What are Charts of Accounts in Bookkeeping?

Whenever you compile financial statements for any reason, it will always have a bunch of financial accounts – graphs meant for different types of money transactions in and from the company, alongside the total size of all the payments made in the period under consideration for each account.

For instance, say you paid $10,000 for marketing during one particular month. Accordingly, the ‘marketing expenses’ will be listed as ‘-$10,000’ for that month’s balance. There are more financial transactions you’ll have to write up that may or may not contain marketing expenses or any other sort of expenditures or gains.

But where do you see which accounts (such as the ‘marketing expenses’ and others) should be used in these transactions? It’s not like you ought to make them up each time you make a journal entry. No, the account should only be added to the records if it’s on your Chart of Accounts.

What is a Chart of Accounts?

Chart of Accounts (or CoA) is a list where you keep all of your existing accounts (expenditures, revenues, and equity). If they are on the list, they’ll be on a statement.

It’s just for organizational and management purposes. The businesses aren’t strictly obligated to keep these Charts, but it will be infinitely easier and more convenient to have one – both for the accounting and those people who’ll want to look at the company’s financial health (such as investors or stockholders).

However, you are free to change the list if you want to. If you didn’t receive one of the sources of revenue mentioned there, you can strike it out. Additionally, you can add more if some new source of wealth appeared.

Just remember: it’s better to remove accounts at the end of a financial year. You’ll also want to compare your yearly expenses, and if there are tons of different accounts compared to your previous financial statements, it will be a pain.

Why use them?

It’s not really a difficult process. The logic is simple: in order to put some expense/revenue source into a statement, you’ll need to copy its title and other information from somewhere. It’ll promote homogeneity in your reports and make sure everything is neatly interconnected.

You can think of it as programming – you won’t be able to use a variable in your code if it doesn’t exist in the system. The software simply won’t understand what is that you’re giving it. If you don’t have a Chart, you’ll be just like the software after a while: you simply won’t understand parts of your previous statements.

It’s generally useful for management purposes. Even if it’s clear that ‘office paper’ and ‘office supplies’ expenses are the same, comparing reports where identical accounts have different names will be challenging.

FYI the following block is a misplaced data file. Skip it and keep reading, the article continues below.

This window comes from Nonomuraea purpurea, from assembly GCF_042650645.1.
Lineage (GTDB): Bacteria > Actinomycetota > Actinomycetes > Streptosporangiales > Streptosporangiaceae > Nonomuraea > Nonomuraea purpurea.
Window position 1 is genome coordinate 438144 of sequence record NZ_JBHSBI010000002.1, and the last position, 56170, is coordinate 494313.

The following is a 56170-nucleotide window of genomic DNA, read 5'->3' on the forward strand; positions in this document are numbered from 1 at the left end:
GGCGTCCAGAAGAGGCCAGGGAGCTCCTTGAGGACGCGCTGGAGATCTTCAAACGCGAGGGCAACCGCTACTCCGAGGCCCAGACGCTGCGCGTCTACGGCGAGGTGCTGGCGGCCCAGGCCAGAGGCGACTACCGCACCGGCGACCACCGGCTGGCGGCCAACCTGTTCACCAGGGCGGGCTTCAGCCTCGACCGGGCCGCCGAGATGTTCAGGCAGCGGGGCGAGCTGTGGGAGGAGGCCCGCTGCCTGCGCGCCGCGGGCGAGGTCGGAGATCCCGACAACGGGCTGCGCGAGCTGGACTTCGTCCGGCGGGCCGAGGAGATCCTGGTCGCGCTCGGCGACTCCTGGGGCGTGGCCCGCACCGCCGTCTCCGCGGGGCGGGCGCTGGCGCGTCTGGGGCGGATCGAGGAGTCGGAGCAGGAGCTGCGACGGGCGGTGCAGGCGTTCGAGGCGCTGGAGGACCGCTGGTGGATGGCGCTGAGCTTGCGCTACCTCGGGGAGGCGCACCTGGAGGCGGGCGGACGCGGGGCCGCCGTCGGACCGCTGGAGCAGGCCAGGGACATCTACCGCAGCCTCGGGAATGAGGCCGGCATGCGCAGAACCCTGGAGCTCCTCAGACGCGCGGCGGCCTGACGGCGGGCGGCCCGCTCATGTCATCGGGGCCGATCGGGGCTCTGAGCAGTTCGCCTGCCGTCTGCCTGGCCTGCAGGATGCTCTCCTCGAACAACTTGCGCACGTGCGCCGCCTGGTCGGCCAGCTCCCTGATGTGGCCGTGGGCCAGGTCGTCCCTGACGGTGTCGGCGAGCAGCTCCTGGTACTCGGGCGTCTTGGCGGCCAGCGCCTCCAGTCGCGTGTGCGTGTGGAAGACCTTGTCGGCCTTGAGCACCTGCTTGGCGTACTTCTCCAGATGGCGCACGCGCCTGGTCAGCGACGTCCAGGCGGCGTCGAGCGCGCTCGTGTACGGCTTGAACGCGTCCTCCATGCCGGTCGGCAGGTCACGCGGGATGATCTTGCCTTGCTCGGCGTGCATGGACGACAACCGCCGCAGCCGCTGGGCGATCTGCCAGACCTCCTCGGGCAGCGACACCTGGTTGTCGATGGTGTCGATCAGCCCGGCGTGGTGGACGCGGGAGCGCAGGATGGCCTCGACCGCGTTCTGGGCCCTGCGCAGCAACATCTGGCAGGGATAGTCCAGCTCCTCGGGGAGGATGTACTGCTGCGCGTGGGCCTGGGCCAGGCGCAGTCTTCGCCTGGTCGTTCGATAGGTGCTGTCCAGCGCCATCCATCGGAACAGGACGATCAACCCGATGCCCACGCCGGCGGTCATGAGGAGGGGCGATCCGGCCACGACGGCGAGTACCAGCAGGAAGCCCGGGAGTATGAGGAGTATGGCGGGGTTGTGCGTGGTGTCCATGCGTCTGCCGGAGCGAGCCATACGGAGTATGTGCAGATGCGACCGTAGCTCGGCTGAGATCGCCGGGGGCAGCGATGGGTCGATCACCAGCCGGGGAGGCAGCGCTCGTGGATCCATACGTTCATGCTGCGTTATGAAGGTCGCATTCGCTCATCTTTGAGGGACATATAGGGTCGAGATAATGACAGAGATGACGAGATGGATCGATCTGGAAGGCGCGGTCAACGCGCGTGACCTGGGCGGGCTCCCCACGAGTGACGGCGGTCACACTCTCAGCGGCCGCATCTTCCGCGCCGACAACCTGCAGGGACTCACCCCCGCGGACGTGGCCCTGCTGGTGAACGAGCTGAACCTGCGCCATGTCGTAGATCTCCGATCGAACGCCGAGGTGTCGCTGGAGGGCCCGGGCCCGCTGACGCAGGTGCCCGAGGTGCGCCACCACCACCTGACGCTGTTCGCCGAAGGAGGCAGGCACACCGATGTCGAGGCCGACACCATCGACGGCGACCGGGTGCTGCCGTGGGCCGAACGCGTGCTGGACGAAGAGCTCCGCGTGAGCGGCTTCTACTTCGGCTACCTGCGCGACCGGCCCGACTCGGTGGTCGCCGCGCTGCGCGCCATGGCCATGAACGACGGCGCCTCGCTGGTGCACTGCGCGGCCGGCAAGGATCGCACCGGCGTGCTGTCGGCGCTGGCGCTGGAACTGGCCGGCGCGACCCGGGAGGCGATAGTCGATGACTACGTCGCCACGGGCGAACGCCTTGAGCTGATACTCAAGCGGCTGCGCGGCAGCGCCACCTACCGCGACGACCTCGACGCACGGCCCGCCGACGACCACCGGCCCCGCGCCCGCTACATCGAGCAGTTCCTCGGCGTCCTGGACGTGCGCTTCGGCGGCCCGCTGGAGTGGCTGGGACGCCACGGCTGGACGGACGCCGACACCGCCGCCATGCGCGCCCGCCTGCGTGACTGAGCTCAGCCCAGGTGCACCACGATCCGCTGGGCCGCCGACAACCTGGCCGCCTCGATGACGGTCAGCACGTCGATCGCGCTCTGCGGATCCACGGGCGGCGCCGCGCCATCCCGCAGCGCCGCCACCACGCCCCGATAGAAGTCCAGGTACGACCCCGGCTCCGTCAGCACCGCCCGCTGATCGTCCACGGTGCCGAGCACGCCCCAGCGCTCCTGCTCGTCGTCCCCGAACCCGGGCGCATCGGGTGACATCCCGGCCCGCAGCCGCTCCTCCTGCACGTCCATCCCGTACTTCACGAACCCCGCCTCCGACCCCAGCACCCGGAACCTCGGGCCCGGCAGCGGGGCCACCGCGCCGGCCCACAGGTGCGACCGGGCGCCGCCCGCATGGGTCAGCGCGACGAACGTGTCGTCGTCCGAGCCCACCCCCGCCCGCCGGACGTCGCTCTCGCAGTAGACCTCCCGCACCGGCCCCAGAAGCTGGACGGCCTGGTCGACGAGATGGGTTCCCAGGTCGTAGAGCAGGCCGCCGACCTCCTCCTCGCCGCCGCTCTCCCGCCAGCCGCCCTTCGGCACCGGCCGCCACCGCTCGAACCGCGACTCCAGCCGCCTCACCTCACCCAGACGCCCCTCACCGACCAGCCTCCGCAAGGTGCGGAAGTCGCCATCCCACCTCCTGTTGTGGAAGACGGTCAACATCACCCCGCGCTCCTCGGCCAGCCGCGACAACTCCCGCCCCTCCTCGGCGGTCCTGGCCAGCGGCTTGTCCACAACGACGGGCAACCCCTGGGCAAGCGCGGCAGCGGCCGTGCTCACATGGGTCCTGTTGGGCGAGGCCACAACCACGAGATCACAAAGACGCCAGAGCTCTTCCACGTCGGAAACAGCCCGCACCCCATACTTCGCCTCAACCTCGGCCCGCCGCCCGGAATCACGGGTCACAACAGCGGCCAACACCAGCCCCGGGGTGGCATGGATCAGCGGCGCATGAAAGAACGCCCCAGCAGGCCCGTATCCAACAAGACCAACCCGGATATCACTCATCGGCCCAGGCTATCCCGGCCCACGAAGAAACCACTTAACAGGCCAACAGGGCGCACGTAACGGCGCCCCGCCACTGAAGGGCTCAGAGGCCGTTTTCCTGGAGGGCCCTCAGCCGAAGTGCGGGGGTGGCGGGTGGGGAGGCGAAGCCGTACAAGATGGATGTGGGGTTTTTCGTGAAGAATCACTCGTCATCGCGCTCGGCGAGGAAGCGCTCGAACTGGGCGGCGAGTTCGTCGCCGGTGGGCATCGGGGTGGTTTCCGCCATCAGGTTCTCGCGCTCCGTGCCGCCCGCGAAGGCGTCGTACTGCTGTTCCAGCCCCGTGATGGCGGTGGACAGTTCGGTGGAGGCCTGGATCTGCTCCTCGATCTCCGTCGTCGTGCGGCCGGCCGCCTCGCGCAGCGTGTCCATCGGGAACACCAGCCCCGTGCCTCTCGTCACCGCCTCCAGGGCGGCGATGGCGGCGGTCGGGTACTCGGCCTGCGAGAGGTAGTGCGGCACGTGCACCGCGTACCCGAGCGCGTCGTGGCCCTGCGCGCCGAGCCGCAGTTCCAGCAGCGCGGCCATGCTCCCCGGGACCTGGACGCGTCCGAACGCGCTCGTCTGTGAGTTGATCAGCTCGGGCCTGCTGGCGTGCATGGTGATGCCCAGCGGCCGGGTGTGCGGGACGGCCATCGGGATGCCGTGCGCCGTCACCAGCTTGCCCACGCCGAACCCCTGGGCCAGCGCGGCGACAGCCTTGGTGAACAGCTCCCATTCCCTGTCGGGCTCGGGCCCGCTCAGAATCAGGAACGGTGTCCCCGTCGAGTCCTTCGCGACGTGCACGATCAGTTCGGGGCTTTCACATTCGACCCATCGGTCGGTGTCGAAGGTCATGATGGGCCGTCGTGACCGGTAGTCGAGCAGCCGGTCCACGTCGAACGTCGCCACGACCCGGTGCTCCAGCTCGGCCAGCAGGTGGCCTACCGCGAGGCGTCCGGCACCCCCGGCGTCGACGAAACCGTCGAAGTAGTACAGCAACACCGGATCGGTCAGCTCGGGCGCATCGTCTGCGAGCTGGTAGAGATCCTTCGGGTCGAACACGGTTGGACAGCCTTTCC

How are they created?

In the Chart, each account usually has these characteristics for your convenience:

  1. Name/title
  2. Account type (revenue/expense/equity)
  3. ID number (for organizational purposes)
  4. Purpose.

Before, you would put these on paper and copy this information onto the statements. Now, you can do both on your personal computer, which simplifies everything. What’s more, there are special accounting programs that allow you to create Charts within its database and then just easily copy them to a document. In fact, it works perfectly because software and accountants work in a similar way anyhow.

Structure a CoA

There’s really no one rule for making a Chart – you can do it your own way. There are standards of filing statements, however, and you’ll do well to make sure your Chart makes it easier for you to file reports. For instance, you’ll have to create some accounts that are bound to be in all financial statements, most notably – in the balance sheet and income report.

You’ll also do well to list the main accounts at the very top because that’s how they’ll be arranged in the statements anyway.

Name is a part where you describe what the account is. ‘Equipment’, ‘Cash’, ‘Research’ are all names, and the depth and details of each account are up to you. You can create one ‘Food’ account or divide it into ‘Lunches’ and ‘Animal food’. Even the last one can be divided into ‘Parrot food’ and ‘Cat food’, for instance.

Type also depends on you, although the most common examples are ‘Revenue’, ‘Expense’, ‘Equity’ (basically the value of anything compared to the previous reports), although there are also more.

ID number is an official marking meant for clarity and ease of accessing. If you change the name, the number will likely stay. The usual practice is to use a 4-digit code where the first number is indicative of the account’s type, although you can really do anything with that, it’s just for inner use.

Purpose is where the account will ultimately go. It’s usually ‘Balance sheet’ or ‘Income report’, but if the particular account is going to be featured elsewhere, you can put something else in this graph.

There are also more details you can add. You can add brief descriptions or do away with the codes, if you want to. What the structure is going to be is entirely up to you, but typically, the accounts are shown in the order they appear in financial statements.